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Exploring the biodiversity in our own country

On a shoe string budget, aquatic biologists Christopher Taylor from the University of Illinois and Guenter Schuster from Eastern Kentucky University discovered a new species of crawfish in Shoal Creek, a steam in southern Tennessee.  As Taylor described it, \the crayfish is recognizably unique the moment you set eyes on it because of features in its morphology.\" The crayfish, named Barbicambarus simmonsi, is unusually large and has bearded antennae, meaning that the antennae are covered with sensory enhancing setae, which resemble tiny bristles. It is only the second known species in the genus Barbicambarus.

Biologists have been surveying Shoal Creek for years, so it's surprising that the giant crayfish has stayed hidden. Taylor attributes the crayfish's unknown status to two factors. In his words, \"first, the crayfish likes to reside underneath particularly large rocks in water that's chest deep, making it difficult to collect.  Second, the crayfish might also be relatively rare in occurrence."

Taylor and Schuster's work highlights the biodiversity in our own country and reminds us that there are species still waiting to be discovered.  There's often a lack of funding for biologists to investigate domestic environments. While it can seem more glamorous and exciting to track down new organisms in the abundant biodiversity of the tropics, we shouldn't overlook our own backyard for study and conservation.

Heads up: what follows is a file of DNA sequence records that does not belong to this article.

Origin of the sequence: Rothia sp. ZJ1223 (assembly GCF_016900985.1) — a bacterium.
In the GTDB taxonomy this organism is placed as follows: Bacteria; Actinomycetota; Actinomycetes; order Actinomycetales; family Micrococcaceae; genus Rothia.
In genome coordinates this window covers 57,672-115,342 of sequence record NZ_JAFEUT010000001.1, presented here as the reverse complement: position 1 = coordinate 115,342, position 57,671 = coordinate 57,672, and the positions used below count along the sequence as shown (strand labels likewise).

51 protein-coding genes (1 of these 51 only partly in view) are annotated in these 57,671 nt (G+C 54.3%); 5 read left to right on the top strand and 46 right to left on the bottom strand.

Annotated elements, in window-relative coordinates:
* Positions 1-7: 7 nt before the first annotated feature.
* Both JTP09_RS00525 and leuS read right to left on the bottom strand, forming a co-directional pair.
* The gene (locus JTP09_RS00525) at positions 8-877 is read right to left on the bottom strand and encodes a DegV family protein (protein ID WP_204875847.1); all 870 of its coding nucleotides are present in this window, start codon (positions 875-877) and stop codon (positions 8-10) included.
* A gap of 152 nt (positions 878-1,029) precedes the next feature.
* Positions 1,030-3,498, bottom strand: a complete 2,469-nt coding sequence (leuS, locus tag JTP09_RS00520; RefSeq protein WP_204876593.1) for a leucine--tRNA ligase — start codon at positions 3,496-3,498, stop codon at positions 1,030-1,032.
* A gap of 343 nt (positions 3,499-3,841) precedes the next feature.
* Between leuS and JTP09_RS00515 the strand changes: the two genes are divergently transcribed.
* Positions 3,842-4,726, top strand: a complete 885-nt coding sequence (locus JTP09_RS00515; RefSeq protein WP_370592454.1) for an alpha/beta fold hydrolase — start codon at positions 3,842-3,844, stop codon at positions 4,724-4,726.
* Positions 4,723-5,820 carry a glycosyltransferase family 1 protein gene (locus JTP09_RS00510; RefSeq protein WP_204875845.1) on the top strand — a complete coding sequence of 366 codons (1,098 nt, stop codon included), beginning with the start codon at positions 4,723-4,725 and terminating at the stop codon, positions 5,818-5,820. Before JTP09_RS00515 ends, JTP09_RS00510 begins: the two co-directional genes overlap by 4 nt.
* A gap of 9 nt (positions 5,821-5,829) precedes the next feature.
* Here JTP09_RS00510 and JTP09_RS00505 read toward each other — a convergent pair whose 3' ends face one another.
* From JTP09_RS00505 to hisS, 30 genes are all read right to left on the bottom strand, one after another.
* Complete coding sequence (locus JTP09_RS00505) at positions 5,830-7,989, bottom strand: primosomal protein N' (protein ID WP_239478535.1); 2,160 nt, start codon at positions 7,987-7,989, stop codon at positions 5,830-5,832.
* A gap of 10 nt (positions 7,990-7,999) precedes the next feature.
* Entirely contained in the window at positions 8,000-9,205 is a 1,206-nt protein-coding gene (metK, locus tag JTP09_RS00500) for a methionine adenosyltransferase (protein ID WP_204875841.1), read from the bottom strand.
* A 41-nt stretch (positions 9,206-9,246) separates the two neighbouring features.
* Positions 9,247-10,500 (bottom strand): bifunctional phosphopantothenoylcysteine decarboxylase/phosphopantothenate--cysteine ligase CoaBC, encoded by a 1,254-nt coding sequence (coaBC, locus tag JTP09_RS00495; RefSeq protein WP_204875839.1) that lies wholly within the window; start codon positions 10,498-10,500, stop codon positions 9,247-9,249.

Perhaps even more importantly, the discovery of this new crayfish brings attention to the often underrated role of standard taxonomy, a field that is losing footing to the advent of molecular biology. While molecular biology has greatly enhanced the classification of organisms, it doesn't present a complete picture. Taylor summed it up best by stating that "If we can't even describe and indentify the morphology of a new species, then how can we further study it or record the information for future generations? We need a complete picture, so molecular biology is certainly important, but it's not everything. Traditional taxonomy is necessary, too."

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